Will "vat meat" be the next food miracle?

According to projections from the United Nations, Earth's human population is on track to reach eleven billion people by 2050; and in case this seems like a a far distant future, keep in mind that as of 2017 this is a mere 33 years away–a single generation.   How will the Earth feed all of these people?

The Green Revolution of the 20th century was about increasing yields of calorie-rich cereals, in some cases more than doubling the  yield per hectare.  It's possible that a second Green Revolution from GM crops could double the global yield again, but not without a large environmental cost.  The Green Revolution has already had an environmental cost (PDF link see "Problems with the Green Revolution" section) that will only get worse with a larger population.   

Just as the Green Revolution of industrial agriculture was needed to support our current population of over 7 billion people, a new leapfrog technology is required to support human life into the 21st century by providing cheap calories that do not degrade our environment – meat (but not as you know it) may be the answer.

Gram per gram, meat generally has more calories than vegetables and many food scientists believe that meat is more nutritionally complete than plant-based foods, because it contains fats, proteins and essential fatty acids.   But a meat diet comes with many drawbacks for humans: animal cruelty, health risks and the impacts on the environment.  The environmental cost of meat production is especially dire: livestock produces up to 18% of all greenhouse gas emissions and it takes up to 15,000 liters of fresh water to produce a single kilo of beef.  

Lab grown meat is a new technology that removes many of the downsides of meat. It uses techniques from the medical science of tissue generation to create the meat tissue without having a complete animal.  A small amount of cells are removed from the "donor" animal and placed in a growth medium, usually a lattice-like structure in a nutrient bath that allows the meat cells to multiply and clot on the substrate structure.  In a nutrient bath, the cells multiply and connect until they form something that looks like meat.

The first cultured burger
The first lab-grown burger - a little dry, but definitely meat! (image, courtesy Reuters)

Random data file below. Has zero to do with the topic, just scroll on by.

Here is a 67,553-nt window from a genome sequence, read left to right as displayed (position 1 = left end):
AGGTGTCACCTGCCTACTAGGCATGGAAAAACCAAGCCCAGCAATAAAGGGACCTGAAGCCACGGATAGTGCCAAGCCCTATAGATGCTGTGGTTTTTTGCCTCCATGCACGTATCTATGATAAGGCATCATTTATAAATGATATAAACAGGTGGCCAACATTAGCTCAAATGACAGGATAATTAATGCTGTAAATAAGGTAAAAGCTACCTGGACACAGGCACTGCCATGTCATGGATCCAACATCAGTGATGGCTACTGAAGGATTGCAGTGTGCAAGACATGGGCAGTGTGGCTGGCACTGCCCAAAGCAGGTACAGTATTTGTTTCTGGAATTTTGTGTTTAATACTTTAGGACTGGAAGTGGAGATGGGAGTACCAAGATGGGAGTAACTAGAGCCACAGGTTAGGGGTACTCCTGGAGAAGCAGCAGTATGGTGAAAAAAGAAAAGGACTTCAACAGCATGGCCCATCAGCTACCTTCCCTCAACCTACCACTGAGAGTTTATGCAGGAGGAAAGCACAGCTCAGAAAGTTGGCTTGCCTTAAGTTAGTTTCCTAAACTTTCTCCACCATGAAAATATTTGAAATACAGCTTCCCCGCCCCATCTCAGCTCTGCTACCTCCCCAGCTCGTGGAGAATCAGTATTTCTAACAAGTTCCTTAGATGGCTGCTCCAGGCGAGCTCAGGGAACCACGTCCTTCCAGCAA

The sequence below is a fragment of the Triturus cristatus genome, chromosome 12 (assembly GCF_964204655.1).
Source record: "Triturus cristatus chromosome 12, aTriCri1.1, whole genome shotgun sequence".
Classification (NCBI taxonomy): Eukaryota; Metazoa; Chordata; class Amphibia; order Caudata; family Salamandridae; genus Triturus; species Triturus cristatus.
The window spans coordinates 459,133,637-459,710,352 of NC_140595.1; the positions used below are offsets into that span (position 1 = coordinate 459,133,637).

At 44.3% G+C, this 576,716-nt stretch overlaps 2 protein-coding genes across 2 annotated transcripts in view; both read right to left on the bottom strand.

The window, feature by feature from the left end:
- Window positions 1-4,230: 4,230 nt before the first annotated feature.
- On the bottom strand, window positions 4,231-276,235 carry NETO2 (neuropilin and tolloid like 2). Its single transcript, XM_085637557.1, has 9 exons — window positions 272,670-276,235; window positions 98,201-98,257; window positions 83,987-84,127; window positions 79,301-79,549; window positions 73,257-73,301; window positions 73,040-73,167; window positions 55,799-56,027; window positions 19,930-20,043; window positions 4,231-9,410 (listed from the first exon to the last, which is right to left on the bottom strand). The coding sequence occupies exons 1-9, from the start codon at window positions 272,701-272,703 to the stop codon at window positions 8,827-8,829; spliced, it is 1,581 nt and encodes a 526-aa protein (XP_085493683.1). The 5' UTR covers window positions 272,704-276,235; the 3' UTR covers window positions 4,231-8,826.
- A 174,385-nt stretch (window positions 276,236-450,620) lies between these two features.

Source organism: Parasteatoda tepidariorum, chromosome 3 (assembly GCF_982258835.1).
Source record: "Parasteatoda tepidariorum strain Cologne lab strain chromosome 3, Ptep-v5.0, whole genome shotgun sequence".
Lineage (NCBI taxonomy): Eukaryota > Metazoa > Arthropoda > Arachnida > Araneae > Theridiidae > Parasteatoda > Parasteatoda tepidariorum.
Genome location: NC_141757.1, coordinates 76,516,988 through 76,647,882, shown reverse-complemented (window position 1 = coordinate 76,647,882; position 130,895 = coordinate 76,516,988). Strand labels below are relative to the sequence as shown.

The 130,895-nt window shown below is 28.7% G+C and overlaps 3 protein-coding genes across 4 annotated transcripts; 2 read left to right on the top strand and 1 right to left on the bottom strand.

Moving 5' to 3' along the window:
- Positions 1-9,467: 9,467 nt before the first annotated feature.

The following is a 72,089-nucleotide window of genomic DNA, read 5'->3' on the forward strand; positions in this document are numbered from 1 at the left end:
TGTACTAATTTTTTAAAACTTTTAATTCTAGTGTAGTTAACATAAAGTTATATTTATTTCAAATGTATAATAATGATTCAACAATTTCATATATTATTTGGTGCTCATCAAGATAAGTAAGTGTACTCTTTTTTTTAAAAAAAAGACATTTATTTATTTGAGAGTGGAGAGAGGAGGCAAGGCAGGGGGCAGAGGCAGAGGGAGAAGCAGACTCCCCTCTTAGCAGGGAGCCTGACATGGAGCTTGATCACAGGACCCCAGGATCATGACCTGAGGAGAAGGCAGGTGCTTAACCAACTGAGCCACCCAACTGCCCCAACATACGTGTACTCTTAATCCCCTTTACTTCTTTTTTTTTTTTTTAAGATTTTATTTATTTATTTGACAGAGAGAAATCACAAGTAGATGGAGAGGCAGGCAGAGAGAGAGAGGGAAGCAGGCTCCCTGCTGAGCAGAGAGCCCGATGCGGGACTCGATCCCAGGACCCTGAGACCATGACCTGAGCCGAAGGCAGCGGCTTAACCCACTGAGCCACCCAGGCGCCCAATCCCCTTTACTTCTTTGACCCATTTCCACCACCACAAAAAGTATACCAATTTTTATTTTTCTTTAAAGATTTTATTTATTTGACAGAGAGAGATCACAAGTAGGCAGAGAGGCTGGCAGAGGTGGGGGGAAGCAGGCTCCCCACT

Described clinically, it's enough to make even the bravest red meat lover a little squeamish, but actual burgers have been tested and were given reasonably high marks for a first try.  Professor Mark Post of Maastricht University created the custom burger by layering strips of substrate infused with the cultured beef cells and then added a bit of beet juice to give it a dark red appearance.  Food critics said it was dry, and not juicy, but definitely tasted like meat. 

That initial custom burger cost over US $300,000 to make but the university team behind its creation spun-off a private company and have already slashed the cost of the burger to a mere US $11.  

And it's not just beef, universities and research institutes are looking at turkey and chicken cultures that could be produced in the same way.  Over 51 billion chickens are raised and slaughtered every year globally, creating a sizeable environmental impact and animal welfare issues.

Having a cheap source of "meat" is important if the product is meant to take off outside of the developed world, but even more important than the price is the environmental benefit of lab grown meat over traditional livestock:

lab grown meat has less environmental impact

A recent study showed that lab grown meat may potentially use 55% less energy than livestock, and only has 4% of the greenhouse gas emissions. 

With its higher caloric density and lower impact on the environment, cultured meat may be just the "red meat revolution" the world needs to feed itself and protect the planet along the road to 2050 - we'll have 11 billion hungry burger eaters and counting.